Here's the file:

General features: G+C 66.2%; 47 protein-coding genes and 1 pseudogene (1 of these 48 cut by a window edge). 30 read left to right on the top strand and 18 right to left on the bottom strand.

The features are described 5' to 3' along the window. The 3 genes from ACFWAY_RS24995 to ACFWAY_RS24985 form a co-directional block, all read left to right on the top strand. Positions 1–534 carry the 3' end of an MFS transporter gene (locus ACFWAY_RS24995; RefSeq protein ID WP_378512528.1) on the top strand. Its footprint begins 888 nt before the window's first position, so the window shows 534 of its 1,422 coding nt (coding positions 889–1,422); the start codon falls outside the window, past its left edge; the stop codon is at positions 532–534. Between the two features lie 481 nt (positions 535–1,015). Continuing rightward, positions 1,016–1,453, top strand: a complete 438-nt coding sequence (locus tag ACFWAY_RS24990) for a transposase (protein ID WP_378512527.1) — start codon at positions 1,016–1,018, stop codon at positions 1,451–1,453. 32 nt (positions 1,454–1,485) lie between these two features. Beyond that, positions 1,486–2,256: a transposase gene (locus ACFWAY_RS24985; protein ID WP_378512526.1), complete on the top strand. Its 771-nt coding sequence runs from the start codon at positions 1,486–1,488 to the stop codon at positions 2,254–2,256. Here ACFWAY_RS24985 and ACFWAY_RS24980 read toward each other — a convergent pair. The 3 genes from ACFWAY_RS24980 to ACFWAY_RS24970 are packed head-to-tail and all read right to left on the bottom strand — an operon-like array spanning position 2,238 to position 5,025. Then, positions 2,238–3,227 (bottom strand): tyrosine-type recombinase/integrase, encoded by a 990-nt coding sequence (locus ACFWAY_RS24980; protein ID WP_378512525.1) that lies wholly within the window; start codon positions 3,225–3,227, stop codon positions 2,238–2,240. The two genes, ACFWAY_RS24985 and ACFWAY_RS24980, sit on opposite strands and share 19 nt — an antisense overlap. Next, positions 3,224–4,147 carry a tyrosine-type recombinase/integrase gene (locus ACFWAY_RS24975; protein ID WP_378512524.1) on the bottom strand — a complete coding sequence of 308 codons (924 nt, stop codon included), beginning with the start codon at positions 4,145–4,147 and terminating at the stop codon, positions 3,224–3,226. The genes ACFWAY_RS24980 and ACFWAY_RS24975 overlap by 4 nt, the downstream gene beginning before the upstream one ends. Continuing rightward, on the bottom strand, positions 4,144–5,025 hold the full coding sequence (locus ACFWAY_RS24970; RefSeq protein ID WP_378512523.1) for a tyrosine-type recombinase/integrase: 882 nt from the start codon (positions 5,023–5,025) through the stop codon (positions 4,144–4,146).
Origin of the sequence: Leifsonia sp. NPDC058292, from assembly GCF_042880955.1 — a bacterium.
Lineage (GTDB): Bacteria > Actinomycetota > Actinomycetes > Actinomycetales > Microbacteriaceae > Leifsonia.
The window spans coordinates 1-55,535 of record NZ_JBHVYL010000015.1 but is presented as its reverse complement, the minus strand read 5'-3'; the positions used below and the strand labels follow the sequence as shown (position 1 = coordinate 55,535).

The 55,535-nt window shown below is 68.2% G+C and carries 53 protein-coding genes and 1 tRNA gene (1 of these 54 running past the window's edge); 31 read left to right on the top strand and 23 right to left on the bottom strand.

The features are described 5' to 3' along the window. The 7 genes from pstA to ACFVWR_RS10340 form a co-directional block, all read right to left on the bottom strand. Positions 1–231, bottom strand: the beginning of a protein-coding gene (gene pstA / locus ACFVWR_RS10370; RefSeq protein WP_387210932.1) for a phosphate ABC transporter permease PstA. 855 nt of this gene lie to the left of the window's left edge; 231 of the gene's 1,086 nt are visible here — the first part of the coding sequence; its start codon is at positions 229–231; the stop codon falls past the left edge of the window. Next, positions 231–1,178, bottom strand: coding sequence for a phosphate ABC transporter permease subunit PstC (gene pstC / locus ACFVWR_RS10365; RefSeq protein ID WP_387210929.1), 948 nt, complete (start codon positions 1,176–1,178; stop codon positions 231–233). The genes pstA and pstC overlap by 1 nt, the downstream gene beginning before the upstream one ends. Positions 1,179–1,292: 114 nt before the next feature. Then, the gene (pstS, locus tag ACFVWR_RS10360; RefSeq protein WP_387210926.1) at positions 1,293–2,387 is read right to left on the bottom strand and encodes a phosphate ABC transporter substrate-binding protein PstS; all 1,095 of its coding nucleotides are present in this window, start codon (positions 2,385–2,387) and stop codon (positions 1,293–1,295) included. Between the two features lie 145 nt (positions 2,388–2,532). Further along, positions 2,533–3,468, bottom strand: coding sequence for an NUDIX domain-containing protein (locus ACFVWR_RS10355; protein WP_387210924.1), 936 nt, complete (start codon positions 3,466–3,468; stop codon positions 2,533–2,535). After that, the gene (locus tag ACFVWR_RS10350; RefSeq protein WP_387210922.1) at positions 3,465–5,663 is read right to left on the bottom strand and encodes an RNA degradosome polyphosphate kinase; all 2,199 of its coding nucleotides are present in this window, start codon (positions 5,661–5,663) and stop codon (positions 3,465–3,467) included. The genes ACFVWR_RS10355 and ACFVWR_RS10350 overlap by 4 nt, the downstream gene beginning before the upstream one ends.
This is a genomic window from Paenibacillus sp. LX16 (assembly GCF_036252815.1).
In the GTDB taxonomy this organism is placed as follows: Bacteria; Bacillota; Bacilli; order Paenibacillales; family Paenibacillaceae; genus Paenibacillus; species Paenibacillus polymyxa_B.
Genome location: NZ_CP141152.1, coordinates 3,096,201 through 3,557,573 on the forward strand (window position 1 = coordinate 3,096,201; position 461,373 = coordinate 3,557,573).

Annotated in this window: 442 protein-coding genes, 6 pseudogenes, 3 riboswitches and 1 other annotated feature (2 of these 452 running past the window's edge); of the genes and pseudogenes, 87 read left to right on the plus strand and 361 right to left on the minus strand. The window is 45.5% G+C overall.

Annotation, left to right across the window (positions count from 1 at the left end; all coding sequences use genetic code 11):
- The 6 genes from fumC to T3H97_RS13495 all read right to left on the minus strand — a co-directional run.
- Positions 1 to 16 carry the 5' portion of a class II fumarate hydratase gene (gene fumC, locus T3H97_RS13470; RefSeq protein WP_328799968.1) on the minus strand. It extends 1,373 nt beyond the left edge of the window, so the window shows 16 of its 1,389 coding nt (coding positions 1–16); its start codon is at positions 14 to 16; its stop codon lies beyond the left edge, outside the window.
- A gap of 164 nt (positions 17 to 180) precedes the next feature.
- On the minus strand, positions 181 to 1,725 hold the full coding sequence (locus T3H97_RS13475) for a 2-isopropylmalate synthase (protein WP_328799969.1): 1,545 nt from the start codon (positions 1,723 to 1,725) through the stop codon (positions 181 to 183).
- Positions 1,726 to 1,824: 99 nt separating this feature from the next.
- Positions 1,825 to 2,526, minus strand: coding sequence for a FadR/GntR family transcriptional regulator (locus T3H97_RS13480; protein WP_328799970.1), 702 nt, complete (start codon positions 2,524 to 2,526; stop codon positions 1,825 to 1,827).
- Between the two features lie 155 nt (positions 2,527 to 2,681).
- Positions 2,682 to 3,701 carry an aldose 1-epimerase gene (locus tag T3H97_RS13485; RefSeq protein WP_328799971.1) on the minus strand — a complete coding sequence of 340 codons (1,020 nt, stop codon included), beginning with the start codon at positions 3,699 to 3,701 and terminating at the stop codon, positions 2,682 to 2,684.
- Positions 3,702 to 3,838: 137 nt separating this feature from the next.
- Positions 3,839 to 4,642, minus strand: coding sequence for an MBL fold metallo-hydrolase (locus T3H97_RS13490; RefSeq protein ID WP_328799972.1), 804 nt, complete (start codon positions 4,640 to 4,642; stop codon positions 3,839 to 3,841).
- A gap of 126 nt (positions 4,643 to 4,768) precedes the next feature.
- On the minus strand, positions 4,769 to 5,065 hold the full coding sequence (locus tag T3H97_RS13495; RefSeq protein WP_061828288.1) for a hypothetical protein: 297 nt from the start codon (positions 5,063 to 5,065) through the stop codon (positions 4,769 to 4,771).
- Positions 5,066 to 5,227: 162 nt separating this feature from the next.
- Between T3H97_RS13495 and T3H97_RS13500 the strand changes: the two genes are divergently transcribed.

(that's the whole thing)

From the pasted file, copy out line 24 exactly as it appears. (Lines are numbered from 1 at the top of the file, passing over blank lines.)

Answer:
- On the minus strand, positions 4,769 to 5,065 hold the full coding sequence (locus tag T3H97_RS13495; RefSeq protein WP_061828288.1) for a hypothetical protein: 297 nt from the start codon (positions 5,063 to 5,065) through the stop codon (positions 4,769 to 4,771).